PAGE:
It is no secret that cruise lines are for-profit businesses. Companies such as Royal Caribbean, Carnival, NCL, Celebrity, Disney and Princess constantly look for ways to add revenue and limit costs in order to increase their bottom lines. Some areas where cruise lines make money from their passengers are obvious. Casinos, bars, ticket sales for excursions are all well-known profit centers. One location aboard the ships where cruise lines make money that is less obvious to those who are not industry insiders are the ships’ medical facilities.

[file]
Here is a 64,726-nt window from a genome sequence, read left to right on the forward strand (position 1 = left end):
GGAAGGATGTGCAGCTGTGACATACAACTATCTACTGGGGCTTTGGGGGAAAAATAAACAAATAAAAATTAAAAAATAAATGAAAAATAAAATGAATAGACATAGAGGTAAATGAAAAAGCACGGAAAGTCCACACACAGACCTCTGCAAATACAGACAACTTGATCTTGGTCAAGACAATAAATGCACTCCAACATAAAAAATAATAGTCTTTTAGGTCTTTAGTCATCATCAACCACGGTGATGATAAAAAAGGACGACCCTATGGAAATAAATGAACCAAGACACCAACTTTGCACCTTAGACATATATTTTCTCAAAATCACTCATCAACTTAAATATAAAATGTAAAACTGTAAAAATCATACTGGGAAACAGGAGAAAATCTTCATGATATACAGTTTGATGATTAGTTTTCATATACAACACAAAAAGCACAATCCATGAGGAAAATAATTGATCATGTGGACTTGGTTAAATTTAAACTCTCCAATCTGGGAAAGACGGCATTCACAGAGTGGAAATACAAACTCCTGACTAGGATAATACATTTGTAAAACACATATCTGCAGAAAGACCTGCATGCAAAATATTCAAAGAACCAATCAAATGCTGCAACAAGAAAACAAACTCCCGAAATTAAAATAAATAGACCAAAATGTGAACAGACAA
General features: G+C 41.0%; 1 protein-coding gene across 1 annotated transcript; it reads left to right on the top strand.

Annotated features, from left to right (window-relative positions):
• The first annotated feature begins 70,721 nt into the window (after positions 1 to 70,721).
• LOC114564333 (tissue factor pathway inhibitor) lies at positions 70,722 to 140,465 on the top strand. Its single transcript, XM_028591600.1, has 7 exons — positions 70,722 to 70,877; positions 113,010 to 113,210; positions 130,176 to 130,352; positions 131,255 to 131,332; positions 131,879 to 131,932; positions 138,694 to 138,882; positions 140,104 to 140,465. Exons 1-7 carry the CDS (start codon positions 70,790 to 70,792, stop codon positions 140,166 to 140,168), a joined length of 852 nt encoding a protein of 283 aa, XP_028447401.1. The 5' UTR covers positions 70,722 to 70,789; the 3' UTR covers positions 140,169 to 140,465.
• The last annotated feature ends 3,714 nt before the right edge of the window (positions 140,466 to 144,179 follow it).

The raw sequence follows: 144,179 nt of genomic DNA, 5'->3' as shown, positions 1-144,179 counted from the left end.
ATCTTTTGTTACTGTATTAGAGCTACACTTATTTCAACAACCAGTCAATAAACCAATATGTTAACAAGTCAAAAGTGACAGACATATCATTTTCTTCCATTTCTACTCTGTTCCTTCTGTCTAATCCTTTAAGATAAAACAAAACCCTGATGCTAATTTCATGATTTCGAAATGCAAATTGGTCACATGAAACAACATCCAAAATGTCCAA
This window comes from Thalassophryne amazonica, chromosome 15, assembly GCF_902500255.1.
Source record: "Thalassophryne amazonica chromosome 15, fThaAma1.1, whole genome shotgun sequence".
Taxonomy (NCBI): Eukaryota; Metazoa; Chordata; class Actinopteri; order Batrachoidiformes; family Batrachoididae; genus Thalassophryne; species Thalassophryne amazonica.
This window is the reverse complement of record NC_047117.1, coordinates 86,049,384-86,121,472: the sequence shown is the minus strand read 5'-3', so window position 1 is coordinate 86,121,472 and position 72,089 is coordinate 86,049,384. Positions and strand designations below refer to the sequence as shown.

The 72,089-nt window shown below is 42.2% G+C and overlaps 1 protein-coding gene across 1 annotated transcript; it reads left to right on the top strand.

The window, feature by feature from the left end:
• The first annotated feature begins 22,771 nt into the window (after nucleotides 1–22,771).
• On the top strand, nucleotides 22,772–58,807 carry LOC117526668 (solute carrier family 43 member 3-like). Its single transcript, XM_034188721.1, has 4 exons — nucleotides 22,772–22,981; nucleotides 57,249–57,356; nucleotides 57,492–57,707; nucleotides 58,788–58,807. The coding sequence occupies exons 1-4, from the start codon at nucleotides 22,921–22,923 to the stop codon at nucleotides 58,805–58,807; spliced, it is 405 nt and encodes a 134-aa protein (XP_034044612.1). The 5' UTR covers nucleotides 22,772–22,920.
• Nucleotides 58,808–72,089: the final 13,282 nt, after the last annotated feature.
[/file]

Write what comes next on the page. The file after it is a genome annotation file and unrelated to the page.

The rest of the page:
Cruise lines dedicate space aboard their ships for medical facilities. They stock those facilities with drugs, bandages, x-ray machines and hire doctors to treat ill or injured passengers. Passengers who use these medical services are charged on their shipboard accounts and must pay those charges before leaving the ships. What is not known by many is that if the ship doctors are negligent in their care, cruise lines disavow liability. In essence, the cruise lines found a loophole in the law to make money but not be assessed with liability should their doctors commit medical malpractice. This loophole is found in the 1988 case of Barbetta v. S/S Bermuda Star decided by the Fifth Federal Circuit wherein it was determined that since cruise lines have no obligation to provide onboard doctors for their passengers they should not be liable for the negligence of those doctors.